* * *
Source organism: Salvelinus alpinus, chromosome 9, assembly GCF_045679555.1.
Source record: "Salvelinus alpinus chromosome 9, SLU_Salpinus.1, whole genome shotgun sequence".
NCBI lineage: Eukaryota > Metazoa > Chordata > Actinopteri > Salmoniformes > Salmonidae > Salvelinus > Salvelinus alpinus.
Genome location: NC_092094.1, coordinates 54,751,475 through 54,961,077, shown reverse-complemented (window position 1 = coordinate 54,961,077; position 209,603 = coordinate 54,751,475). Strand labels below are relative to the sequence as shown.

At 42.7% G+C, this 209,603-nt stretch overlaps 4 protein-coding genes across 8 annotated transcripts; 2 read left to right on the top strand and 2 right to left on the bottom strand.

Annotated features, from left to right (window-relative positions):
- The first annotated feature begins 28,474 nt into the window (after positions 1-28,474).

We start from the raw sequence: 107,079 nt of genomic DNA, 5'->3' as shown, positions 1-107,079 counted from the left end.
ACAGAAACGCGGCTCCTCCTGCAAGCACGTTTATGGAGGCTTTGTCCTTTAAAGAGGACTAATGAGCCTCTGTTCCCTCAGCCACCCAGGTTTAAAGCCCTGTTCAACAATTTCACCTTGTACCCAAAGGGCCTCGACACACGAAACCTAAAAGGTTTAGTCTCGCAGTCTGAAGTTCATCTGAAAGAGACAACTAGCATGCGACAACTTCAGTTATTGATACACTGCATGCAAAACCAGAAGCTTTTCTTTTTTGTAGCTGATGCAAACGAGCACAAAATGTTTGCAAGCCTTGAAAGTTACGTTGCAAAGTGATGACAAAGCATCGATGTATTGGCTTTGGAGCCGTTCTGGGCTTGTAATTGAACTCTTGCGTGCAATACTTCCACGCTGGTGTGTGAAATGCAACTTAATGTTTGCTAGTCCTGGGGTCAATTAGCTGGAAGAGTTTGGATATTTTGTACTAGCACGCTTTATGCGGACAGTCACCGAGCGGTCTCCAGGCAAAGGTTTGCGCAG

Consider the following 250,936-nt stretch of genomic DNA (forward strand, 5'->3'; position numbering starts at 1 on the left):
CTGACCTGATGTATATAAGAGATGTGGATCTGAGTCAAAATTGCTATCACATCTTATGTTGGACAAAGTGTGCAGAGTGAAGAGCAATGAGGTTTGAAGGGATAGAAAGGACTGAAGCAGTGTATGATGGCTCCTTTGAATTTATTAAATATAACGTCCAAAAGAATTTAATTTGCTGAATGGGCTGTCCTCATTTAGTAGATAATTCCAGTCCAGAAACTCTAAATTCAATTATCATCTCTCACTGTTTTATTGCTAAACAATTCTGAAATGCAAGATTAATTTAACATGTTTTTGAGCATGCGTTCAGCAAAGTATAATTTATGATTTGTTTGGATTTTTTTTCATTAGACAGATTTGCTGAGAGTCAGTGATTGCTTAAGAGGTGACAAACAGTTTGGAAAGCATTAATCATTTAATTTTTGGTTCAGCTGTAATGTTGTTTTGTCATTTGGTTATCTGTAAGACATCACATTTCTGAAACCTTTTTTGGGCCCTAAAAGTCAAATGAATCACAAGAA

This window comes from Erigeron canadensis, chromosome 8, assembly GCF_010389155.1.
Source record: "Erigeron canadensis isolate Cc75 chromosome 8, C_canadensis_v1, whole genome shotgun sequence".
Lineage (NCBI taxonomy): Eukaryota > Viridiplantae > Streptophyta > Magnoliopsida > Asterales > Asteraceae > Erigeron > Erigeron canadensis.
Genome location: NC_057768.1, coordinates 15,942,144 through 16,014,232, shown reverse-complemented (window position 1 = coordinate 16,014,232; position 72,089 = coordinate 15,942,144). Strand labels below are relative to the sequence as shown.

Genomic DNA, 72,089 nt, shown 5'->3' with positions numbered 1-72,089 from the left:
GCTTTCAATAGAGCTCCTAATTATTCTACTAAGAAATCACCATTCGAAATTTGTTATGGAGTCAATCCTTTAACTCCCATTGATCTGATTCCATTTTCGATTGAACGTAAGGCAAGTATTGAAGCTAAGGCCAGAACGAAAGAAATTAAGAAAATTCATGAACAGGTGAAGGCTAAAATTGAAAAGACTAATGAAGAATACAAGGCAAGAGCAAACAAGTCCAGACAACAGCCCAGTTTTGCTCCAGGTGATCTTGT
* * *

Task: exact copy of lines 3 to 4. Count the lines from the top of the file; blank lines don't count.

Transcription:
NCBI lineage: Eukaryota > Metazoa > Chordata > Actinopteri > Salmoniformes > Salmonidae > Salvelinus > Salvelinus alpinus.
Genome location: NC_092094.1, coordinates 54,751,475 through 54,961,077, shown reverse-complemented (window position 1 = coordinate 54,961,077; position 209,603 = coordinate 54,751,475). Strand labels below are relative to the sequence as shown.